Although this loss doesn't diminish what Brady has accomplished in his Hall of Fame worthy career, it may signal the end of Brady as we have all come to love—or hate, in some cases.
Brady has his best season in terms of passing yards, amassing a spectacular 5,235 yards. That total would have been good enough for the best single-season passing total in league history if it wasn't for Drew Brees having the best season of his career and shattering Dan Marino's record.
Brady also carried the second-to-last ranked defense in the league to a 13-3 record and top seed in the AFC.
However, there were signs of Brady starting to slow down.
Brady, when he had the opportunity for a down the field shot, was intercepted more often then not. The two biggest examples coming in the AFC Championship game against Baltimore and, of course, in Super Bowl XLVI.
He also showed signs of losing some mobility in the pocket, not that he had much to begin with. Although he lacks speed, Brady has always had the uncanny ability to feel the rush and escape and make a play.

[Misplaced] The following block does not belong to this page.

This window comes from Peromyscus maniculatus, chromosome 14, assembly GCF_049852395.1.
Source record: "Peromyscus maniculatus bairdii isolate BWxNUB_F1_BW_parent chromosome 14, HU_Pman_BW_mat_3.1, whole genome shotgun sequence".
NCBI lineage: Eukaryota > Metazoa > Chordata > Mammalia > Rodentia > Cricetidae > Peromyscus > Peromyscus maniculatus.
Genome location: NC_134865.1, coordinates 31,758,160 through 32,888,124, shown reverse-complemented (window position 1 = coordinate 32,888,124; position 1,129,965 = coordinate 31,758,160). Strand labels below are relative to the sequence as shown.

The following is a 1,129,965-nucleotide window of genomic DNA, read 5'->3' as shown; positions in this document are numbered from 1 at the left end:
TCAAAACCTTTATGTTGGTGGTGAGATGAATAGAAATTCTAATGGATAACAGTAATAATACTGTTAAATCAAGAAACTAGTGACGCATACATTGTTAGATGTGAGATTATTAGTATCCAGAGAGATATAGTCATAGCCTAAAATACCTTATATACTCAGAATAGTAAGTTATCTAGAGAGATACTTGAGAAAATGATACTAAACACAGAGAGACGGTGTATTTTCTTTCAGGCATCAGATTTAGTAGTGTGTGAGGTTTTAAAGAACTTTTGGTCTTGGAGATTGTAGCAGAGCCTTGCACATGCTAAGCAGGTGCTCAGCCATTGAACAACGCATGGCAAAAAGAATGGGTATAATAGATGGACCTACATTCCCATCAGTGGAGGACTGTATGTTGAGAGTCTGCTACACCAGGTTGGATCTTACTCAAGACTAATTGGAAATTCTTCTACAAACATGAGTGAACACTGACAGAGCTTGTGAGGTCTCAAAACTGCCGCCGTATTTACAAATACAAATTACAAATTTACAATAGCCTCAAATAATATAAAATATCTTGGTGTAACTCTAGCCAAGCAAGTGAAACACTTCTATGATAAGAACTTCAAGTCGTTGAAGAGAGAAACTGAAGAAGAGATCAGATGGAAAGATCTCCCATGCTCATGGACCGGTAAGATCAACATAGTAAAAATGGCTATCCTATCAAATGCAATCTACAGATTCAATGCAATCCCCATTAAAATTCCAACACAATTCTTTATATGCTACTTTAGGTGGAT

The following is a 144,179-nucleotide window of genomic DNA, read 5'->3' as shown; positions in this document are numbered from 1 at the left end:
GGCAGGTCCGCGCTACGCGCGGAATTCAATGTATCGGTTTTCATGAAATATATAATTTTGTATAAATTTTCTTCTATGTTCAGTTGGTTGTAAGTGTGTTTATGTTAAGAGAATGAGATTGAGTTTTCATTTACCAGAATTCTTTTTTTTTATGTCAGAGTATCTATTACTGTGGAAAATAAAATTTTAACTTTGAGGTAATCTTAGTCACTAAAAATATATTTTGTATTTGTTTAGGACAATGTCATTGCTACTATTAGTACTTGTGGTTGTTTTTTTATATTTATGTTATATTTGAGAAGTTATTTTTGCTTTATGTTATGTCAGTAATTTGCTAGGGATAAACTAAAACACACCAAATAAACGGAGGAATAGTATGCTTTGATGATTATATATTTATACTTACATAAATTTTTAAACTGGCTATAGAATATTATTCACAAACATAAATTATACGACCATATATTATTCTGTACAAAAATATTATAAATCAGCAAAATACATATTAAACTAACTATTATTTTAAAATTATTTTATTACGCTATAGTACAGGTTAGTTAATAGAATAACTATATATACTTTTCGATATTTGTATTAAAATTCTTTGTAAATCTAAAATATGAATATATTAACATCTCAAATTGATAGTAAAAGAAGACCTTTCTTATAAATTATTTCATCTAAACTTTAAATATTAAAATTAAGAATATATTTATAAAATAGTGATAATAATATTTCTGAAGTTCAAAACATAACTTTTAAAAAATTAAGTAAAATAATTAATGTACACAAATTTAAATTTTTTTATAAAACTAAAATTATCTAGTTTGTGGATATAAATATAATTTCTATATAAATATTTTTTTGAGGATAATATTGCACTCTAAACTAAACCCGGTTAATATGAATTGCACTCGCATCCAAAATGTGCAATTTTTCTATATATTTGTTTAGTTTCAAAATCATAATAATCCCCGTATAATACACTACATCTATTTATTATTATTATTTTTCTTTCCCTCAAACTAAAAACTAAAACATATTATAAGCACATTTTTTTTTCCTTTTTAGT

If not for spectacular play from his offensive line this season, Brady could have been on the ground much more.
How many seasons will Brady continue to be an elite QB?
This also brings up the point about Brady's health. Brady missed the entire 2008 season with a devastating knee injury suffered in the first quarter of his first game of the season. Brady was also injured for the second half of this season, nursing a left-shoulder ailment that clearly was bothering him in the Super Bowl.
The soon-to-be 35-year-old will be entering his 13th season in the NFL this upcoming season, and fans can only expect a couple more years out of Brady as a top talent at the quarterback position.
The devastating loss in the Super Bowl could, and I emphasize could, signal the start of the decline for Brady as an elite and top QB.
We have seen the injury issues and slight decline from Peyton Manning, and Patriots fans should start to prepare for what life will be like after Brady. That day may be years from now because of Brady's passion for the game, but his body might force him out before his heart is ready.
If New England can keep their two stud tight ends, Aaron Hernandez and Rob Gronkowski, together, they might be able to squeeze three or four great seasons out of Brady.
However, in this day and age of the players being strong and more athletic, Brady must avoid the big hits and stay healthy in order for him to continue to put up big numbers in New England.